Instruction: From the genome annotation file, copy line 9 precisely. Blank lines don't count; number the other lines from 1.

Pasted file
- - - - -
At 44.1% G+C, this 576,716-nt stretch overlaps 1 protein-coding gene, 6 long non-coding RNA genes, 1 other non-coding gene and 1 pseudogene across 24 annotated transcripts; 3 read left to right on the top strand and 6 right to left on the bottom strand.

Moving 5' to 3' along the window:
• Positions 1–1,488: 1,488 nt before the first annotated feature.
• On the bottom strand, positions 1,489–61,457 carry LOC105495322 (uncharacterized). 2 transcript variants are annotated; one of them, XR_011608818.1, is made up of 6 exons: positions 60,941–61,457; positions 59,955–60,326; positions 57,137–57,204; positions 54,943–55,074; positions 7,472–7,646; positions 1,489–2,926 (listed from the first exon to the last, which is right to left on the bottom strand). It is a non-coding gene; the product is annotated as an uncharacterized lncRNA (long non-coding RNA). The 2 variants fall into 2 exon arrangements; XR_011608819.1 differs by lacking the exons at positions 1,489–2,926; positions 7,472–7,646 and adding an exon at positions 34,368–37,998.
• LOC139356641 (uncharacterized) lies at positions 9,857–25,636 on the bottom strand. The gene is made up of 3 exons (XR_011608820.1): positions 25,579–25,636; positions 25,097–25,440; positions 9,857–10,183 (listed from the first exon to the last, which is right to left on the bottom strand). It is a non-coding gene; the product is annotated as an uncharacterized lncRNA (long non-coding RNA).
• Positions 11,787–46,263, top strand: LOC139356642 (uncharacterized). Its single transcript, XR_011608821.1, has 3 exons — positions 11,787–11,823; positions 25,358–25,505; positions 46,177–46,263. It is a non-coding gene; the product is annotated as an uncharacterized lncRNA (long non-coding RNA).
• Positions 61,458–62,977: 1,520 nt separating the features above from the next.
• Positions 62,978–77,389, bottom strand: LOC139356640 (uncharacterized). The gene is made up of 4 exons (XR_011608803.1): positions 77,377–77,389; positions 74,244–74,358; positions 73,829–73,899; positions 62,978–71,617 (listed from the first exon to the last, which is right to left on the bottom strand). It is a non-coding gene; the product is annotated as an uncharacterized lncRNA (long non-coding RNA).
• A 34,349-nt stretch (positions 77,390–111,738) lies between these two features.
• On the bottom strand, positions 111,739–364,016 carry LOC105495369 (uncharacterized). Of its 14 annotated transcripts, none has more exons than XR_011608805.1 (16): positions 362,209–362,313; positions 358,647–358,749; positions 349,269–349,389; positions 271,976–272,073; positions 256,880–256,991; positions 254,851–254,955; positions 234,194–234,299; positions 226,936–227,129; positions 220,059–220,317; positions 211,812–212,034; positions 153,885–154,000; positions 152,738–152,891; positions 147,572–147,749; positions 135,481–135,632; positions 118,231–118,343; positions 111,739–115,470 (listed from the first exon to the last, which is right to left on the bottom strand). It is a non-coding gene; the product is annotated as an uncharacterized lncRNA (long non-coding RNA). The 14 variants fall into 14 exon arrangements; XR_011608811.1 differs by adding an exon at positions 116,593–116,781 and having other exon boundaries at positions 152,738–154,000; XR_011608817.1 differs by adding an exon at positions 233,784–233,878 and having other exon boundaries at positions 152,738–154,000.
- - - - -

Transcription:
• A 34,349-nt stretch (positions 77,390–111,738) lies between these two features.